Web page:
Readership: Researchers, graduate students and professionals in Philosophy, Mathematics, Computer Science, Aritifical Intelligence and Mathematical Logic.
Neil Tennant, Arts & Humanities Distinguished Professor in Philosophy, and Adjunct Professor in Cognitive Science, The Ohio State University
Neil Tennant holds a BA in Mathematics and Philosophy, and a PhD in logic, from the University of Cambridge. His researches in Logic and Philosophy of Science have been supported by the British Academy, the Alexander von Humboldt Foundation, the Australian Research Council, and the National Endowment for the Humanities. He has held chairs in Philosophy at the University of Stirling and the Australian National University, and visiting professorships or fellowships at Dartmouth College, the University of Michigan, the Pittsburgh Center for Philosophy of Science, The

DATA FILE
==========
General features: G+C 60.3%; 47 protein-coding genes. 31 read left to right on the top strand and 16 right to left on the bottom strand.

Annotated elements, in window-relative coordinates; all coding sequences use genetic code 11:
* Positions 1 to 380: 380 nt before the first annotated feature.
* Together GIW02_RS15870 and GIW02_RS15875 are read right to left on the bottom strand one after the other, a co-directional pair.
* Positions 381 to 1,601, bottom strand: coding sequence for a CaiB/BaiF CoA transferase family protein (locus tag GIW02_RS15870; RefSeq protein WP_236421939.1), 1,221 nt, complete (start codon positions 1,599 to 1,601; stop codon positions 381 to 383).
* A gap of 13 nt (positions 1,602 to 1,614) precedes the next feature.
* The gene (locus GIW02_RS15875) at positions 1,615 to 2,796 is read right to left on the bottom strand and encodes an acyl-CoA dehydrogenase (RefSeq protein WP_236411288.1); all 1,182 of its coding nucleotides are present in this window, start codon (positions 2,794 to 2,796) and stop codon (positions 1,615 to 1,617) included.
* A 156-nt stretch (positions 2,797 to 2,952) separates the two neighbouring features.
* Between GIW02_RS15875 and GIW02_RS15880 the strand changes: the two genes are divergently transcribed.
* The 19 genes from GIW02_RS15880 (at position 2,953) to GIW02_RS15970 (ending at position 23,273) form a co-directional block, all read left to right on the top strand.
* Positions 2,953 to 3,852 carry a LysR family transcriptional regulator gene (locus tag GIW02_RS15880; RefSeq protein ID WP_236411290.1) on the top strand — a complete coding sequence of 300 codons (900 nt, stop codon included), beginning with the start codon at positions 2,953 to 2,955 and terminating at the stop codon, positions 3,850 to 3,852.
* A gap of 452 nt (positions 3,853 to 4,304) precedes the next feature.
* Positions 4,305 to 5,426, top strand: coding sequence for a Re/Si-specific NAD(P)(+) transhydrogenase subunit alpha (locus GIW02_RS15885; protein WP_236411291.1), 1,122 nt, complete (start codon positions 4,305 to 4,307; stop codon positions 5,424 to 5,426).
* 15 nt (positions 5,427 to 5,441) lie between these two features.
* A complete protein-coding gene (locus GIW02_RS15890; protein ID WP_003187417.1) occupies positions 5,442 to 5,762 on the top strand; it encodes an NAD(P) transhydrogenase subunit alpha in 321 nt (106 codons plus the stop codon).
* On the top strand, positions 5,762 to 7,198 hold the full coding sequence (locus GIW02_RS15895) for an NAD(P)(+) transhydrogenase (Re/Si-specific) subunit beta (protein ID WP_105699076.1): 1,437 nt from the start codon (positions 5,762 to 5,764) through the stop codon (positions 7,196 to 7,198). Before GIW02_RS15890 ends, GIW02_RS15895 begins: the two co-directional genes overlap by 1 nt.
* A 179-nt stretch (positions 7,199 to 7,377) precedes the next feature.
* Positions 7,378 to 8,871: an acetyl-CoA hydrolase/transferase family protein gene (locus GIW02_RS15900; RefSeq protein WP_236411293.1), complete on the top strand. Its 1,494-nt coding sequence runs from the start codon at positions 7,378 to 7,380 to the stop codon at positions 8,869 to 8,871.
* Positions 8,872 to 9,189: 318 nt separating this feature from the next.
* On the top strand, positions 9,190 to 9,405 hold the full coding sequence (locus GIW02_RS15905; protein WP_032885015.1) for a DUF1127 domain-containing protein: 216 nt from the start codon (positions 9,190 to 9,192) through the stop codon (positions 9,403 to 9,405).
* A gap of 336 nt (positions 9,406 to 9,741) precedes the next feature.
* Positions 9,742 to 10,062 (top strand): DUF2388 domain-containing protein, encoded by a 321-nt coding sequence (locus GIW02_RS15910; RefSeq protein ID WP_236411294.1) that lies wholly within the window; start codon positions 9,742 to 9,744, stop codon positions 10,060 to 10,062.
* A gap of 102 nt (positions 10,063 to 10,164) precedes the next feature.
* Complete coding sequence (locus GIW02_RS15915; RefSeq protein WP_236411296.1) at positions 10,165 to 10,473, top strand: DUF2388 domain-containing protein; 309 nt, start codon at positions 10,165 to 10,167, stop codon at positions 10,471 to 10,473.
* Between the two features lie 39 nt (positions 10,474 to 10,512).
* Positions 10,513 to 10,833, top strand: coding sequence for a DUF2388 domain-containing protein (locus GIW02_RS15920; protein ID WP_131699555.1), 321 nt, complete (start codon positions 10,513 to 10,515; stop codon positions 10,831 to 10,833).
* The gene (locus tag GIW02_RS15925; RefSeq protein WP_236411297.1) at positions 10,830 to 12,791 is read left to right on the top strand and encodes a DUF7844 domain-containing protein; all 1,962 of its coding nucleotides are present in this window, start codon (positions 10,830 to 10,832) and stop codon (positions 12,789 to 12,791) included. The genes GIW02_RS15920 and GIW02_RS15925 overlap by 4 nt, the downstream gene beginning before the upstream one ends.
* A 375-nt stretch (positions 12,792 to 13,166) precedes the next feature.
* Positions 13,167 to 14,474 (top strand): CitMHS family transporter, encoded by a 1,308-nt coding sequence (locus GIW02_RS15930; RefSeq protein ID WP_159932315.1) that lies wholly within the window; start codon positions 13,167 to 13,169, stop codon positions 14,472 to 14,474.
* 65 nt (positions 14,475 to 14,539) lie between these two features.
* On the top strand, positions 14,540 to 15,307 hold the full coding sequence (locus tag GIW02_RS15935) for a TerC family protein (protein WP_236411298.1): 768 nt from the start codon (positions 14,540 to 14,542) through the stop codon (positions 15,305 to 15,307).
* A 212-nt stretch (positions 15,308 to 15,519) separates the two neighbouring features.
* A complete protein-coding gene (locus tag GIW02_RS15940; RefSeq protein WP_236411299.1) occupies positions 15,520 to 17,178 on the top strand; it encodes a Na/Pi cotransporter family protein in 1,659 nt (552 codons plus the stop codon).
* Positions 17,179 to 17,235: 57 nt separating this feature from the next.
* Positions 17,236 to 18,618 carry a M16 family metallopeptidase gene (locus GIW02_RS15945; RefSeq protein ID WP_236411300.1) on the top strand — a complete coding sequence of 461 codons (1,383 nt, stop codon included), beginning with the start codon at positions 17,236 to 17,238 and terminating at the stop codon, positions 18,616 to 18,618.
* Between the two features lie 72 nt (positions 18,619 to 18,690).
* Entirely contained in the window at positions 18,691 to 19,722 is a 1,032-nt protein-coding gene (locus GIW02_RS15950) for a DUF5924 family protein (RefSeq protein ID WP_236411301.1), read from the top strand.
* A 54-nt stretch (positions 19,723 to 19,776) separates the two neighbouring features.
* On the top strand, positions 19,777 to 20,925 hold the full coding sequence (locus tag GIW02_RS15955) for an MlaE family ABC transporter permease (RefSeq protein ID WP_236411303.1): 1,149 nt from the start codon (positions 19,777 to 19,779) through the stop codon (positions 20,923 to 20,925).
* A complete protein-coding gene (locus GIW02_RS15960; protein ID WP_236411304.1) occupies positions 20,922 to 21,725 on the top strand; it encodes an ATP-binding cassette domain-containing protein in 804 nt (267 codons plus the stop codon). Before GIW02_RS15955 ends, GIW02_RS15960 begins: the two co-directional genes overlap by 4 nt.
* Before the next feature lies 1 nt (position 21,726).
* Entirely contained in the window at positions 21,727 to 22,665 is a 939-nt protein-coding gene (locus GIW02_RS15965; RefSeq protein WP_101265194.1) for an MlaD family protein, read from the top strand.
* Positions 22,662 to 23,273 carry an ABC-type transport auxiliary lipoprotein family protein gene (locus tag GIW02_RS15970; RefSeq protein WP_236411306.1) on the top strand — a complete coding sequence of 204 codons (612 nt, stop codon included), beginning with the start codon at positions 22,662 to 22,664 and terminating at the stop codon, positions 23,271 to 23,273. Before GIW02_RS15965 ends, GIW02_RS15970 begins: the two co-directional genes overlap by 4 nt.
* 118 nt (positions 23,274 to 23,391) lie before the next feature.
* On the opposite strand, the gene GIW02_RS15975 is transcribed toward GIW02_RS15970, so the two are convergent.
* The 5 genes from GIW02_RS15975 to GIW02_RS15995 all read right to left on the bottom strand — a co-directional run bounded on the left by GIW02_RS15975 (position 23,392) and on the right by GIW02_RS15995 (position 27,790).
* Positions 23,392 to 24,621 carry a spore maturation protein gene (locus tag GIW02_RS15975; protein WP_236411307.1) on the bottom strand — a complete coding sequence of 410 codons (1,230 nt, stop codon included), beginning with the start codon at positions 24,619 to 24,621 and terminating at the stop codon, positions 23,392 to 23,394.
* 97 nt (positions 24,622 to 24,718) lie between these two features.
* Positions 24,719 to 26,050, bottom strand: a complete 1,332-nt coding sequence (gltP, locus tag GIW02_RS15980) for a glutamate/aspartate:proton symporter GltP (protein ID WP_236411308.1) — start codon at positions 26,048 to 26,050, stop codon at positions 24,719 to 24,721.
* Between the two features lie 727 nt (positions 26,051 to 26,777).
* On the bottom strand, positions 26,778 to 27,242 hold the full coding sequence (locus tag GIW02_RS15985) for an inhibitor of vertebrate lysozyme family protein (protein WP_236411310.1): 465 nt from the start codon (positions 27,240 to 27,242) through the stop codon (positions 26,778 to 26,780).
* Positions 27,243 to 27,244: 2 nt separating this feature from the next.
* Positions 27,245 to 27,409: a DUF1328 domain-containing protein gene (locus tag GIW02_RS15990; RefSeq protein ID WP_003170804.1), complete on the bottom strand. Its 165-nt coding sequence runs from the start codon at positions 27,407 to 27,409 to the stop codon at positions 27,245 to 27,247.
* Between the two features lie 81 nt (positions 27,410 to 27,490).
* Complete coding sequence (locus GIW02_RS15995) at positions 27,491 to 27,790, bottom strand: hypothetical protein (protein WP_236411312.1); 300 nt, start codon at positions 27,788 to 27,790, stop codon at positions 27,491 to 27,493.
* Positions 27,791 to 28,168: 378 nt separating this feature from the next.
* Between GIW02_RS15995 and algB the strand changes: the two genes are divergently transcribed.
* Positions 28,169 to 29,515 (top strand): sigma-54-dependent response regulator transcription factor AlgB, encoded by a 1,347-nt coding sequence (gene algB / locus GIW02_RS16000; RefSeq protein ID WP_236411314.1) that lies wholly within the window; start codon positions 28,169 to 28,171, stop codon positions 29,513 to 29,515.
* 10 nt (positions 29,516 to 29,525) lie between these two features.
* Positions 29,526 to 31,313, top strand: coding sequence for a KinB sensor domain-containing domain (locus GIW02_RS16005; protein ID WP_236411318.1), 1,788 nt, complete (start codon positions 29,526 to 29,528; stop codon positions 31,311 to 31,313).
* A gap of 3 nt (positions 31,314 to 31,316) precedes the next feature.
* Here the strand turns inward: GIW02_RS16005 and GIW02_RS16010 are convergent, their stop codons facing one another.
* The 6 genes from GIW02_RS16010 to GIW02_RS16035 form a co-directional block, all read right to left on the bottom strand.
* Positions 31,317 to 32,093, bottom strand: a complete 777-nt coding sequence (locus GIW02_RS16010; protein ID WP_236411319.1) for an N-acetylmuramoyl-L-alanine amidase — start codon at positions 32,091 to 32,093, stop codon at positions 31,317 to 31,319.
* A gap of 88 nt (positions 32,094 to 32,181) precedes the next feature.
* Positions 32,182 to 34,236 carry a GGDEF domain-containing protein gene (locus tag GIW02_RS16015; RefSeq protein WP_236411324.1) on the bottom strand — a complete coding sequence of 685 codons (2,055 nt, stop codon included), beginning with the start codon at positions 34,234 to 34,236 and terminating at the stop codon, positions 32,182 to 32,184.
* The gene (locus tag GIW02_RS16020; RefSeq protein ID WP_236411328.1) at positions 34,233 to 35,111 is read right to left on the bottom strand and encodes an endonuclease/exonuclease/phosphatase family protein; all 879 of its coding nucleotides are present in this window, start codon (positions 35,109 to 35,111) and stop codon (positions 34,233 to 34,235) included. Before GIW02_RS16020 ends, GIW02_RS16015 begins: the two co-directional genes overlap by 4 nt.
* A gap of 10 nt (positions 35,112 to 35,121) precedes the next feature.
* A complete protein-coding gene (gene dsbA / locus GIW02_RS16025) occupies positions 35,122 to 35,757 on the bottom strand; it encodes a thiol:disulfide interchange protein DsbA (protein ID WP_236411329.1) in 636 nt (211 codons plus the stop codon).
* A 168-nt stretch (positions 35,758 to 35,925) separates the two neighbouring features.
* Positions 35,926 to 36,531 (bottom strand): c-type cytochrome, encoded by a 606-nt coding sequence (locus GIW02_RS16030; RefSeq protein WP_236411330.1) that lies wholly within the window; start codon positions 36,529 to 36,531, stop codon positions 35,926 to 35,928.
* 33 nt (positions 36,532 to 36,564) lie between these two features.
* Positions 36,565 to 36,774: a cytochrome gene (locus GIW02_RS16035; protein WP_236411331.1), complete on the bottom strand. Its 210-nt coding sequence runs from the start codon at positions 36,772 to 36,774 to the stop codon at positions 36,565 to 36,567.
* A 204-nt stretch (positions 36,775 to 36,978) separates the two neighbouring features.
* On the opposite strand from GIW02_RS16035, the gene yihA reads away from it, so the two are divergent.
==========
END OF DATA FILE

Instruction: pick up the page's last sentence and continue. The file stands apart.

ANU Institute for Advanced Studies, and Churchill College, Cambridge. He is currently Arts & Humanities Distinguished Professor in Philosophy at The Ohio State University.
"Tennant does not just propose a new and original way of thinking of belief systems, and their associated types of change; he also executes his research program in impressive detail...a significant and highly original contribution to philosophical logic by one of its leading practitioners." - Erik Olsson, Lund University, Sweden
"Neil Tennant is a highly original logician who looks at belief revision and related topics with a fresh eye, rejecting accepted paradigms and thinking outside the box. His book is a welcome addition to the field.
" - Rohit Parikh, The City University of New York, USA
Part I: Computational Considerations
2: Computing Changes in Belief
3: Global Conditions on Contraction
4: A Formal Theory of Contraction
5: Specification of a Contraction Algorithm
6: A Prolog Program for Contraction
7: Results of Running our Program for Contraction
Part II: Logical and Philosophical Considerations
8: Core Logic is the Inviolable Core of Logic
9: The Finitary Predicament
10: Mathematical Justifications are Not Infinitely Various
Part III: Comparisons
11: Differences with Other Formal Theories
12: Connections with Various Epistemological Accounts